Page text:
“I love that they brought Louisiana to the Bay Area,” Sexton says, “and that they created this mini-community that was an echo of their own that they had left back home, [where] they could access all of the sources of comfort. . . . They founded the same churches that they would have gone to back home.”
In the novel, Vivian and her daughters dream of musical stardom as a way to secure liberty in the face of racial and economic oppression, and as the Salvations channel their existential angst into jazz and blues numbers performed at Black-owned Fillmore clubs, they share stages with iconic musicians such as Dinah Washington and Lena Horne. While brief, these cameos ground the story in very real historical dynamics. From blues to jazz to gospel and hip hop, music has been the lifeblood of Black people in America, conveying emotion, building community and offering pathways to freedom. Music feels like its own character in On the Rooftop, a vibrant entity that seems to breathe, occupy space and impact social activity.
“Setting [On the Rooftop] in the jazz era really enlivens the book,” Sexton says. “The music really exemplified the endurance of this community. They came here with so much optimism and so much hope, you know, to work in the shipyards. They had more money than they ever had before. They re-created this community so it felt like home. And this musical scene was part of this.”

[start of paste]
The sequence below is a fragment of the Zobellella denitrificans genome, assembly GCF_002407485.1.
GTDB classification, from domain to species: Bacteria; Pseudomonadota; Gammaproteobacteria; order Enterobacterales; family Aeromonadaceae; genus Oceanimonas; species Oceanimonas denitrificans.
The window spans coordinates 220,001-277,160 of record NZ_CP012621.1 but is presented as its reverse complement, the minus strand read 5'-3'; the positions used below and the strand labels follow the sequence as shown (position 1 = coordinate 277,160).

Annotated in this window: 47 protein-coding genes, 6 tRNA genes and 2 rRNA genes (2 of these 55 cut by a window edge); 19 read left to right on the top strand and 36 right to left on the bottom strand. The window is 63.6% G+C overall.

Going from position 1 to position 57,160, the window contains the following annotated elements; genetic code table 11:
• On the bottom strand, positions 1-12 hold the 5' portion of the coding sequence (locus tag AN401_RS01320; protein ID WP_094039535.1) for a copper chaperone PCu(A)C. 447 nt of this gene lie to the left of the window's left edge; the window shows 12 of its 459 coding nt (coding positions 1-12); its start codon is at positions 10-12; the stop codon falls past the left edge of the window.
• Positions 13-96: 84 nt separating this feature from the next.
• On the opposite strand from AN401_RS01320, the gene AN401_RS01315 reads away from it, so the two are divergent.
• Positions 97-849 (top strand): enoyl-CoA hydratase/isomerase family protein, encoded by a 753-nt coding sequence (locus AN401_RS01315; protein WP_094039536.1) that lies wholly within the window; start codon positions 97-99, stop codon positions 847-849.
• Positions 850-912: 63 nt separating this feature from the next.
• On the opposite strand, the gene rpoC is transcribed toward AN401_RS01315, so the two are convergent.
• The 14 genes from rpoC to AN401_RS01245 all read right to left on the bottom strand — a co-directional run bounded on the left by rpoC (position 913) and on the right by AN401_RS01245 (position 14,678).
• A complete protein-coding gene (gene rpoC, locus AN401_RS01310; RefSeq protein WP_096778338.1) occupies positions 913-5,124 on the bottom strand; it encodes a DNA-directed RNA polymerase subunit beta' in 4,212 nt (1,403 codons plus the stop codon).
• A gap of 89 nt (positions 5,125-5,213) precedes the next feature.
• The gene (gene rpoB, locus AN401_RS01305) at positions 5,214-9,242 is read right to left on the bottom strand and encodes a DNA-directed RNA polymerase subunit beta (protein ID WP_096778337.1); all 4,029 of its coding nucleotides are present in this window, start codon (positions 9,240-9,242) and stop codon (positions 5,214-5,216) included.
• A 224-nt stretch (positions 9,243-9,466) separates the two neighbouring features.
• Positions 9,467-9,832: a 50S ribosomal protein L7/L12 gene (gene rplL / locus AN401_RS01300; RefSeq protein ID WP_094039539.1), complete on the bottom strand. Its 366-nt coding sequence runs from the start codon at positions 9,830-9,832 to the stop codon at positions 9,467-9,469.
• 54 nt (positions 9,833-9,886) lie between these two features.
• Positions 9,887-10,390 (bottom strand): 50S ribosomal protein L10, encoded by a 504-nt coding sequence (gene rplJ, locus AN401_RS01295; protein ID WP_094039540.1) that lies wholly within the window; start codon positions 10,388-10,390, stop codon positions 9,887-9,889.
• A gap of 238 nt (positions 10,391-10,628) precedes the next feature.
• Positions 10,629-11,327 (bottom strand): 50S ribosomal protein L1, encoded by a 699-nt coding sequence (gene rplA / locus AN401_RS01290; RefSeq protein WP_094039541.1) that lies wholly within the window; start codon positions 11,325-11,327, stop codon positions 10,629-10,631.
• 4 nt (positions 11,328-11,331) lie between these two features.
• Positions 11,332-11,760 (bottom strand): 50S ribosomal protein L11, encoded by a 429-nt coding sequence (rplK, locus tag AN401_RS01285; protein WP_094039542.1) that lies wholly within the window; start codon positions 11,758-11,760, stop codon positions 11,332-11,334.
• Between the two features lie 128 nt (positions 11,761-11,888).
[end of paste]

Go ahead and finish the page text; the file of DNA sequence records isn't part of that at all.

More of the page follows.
In the book, the community’s camaraderie and stability are undermined by white businessmen who begin buying up property in the area. For these businessmen and their partners in government, the Fillmore was a blight, despite being a strong Black residential and business base. Some property owners sold out for a quick windfall, while others resisted until the seemingly benevolent offers turned into harassment. Some continued to fight, as Esther does in the novel.
This process, known as “urban renewal,” affected African American communities across the country in the 1950s and ’60s and is an antecedent to present-day gentrification. While some Black neighborhoods were wiped out through this process, others were able to persist and still exist in some form. With On the Rooftop, Sexton hoped to present a portrait of community resiliency for contemporary neighborhoods resisting gentrification.
“I want people to be aware of the fact that it’s been around for a long time and that it continues,” Sexton says. “We need to start having conversations, and we need to start creating policies that preempt it, right, that abolish it. And I want people to experience the joy and the endurance of a community that has undergone it and still continued to flourish.”